Faculté des sciences

Competition between Lythrum salicaria and a rare species: combining evidence from experiments and long-term monitoring

Denoth, Madlen ; Myers, Judith H.

In: Plant Ecology, 2007, vol. 191, no. 2, p. 153-161

The rare endemic plant Sidalcea hendersonii (Henderson’s checker-mallow) occurs in tidal marshes of the Pacific Northwest and may be threatened by Lythrum salicaria (purple loosestrife), a European invader plant. We compared the abundances of Lythrum and Sidalcea in a wetland in British Columbia (Canada) in 1999 to those measured in 1979 to track changes in both... More

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    Summary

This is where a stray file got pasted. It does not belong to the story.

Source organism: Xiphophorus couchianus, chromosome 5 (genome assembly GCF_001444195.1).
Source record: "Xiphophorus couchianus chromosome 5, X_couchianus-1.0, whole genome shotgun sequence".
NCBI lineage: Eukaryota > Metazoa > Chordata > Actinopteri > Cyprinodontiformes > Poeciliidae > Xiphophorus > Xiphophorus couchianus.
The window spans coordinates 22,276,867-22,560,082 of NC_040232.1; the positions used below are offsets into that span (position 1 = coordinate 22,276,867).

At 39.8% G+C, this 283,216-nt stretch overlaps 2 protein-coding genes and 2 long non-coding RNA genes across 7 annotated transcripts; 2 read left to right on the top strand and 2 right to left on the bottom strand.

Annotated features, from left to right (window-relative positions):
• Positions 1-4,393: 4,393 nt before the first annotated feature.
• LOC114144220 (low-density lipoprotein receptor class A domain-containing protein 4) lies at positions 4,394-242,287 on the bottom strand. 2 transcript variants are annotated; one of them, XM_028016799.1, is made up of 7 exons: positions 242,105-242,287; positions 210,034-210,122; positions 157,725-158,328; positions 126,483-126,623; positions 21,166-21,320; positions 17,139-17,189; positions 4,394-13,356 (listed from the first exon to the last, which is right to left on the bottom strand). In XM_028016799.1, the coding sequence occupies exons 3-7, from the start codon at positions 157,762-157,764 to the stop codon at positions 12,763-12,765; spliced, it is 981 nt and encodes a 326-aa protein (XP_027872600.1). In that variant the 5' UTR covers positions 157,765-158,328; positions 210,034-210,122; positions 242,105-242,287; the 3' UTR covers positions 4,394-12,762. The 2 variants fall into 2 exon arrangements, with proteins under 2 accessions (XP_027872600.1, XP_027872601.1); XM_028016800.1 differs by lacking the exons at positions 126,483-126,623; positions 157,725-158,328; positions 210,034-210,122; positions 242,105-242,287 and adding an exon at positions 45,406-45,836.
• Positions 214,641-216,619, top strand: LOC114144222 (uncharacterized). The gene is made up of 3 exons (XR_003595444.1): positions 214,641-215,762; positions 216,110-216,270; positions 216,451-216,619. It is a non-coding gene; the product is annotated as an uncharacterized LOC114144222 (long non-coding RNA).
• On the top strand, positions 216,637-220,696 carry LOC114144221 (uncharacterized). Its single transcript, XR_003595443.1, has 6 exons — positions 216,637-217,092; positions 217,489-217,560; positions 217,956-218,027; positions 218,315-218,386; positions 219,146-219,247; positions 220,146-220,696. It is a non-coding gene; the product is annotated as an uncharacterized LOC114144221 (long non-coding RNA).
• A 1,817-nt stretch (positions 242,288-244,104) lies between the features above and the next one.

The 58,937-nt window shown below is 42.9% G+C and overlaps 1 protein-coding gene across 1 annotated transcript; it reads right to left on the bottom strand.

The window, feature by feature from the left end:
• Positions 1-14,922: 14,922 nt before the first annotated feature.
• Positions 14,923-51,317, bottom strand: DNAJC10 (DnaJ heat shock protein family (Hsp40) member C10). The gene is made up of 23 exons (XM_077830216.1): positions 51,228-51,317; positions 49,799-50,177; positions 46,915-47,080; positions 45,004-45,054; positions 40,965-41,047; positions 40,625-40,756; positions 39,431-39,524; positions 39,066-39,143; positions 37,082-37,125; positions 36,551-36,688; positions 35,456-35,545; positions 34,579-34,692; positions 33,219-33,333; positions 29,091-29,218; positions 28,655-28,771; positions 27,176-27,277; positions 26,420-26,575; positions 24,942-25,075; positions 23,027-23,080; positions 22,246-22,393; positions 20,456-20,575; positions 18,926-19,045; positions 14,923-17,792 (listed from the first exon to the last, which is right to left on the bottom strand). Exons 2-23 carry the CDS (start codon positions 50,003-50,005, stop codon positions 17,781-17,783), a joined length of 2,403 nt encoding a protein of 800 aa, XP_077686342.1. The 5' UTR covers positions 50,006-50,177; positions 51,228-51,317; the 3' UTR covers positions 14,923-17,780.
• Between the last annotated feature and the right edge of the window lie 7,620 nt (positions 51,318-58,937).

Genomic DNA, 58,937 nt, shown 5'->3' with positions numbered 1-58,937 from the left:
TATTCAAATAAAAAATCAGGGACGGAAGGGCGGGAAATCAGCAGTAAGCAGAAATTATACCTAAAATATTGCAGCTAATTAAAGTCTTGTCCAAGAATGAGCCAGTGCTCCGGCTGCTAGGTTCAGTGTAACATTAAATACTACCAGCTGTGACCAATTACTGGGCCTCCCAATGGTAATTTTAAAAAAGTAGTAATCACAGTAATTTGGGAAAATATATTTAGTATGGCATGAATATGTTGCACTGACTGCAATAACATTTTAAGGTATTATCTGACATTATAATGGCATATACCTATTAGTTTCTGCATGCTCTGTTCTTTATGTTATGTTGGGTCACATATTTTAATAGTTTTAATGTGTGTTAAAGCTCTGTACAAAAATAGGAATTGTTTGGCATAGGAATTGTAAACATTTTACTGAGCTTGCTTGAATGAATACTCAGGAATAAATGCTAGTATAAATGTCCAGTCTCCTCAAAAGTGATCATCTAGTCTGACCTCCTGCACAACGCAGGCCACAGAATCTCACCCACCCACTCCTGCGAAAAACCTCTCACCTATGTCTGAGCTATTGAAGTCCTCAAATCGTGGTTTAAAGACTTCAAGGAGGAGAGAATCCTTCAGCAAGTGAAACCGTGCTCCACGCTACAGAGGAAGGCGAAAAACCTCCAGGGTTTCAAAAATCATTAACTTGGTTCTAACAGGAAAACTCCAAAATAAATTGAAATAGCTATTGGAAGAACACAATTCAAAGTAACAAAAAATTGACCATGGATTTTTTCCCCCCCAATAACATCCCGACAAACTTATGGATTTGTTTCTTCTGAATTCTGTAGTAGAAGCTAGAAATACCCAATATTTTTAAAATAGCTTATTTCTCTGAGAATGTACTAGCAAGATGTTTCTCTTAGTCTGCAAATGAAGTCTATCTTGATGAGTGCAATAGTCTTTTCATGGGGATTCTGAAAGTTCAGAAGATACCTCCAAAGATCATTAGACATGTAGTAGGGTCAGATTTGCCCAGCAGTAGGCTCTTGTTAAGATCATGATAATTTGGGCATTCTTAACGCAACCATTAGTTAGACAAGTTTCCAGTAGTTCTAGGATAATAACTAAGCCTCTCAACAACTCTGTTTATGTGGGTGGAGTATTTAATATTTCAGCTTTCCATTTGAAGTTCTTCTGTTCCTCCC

The rare endemic plant Sidalcea hendersonii (Henderson’s checker-mallow) occurs in tidal marshes of the Pacific Northwest and may be threatened by Lythrum salicaria (purple loosestrife), a European invader plant. We compared the abundances of Lythrum and Sidalcea in a wetland in British Columbia (Canada) in 1999 to those measured in 1979 to track changes in both species. Although the frequency of Sidalcea decreased by more than 50%, and that of Lythrum increased by almost 20%, there was no significant relationship between the changes of the two species. We assessed the potential effects of competition by Lythrum on Sidalcea in field and patio experiments. In the field, we measured the response of Sidalcea to the removal of Lythrum over a two-year period and compared this to the response of Sidalcea to the removal of native species and in unmanipulated control plots. Removal of Lythrum significantly improved the vegetative performance of Sidalcea compared to the removal of randomly selected native plants and the control treatment in the first year. In the second year, the performance of Sidealcea did not differ significantly with treatment. Removals did not influence the reproductive performance of Sidalcea in either year. A one-year additive experiment, carried out in pots, compared the competitive effect of Lythrum on Sidalcea with that of two native species. Lythrum’s impact on Sidalcea was not consistently stronger than that of the native species. Collectively, these results do not indicate a strong impact of Lythrum on the reproduction or abundance of Sidalcea.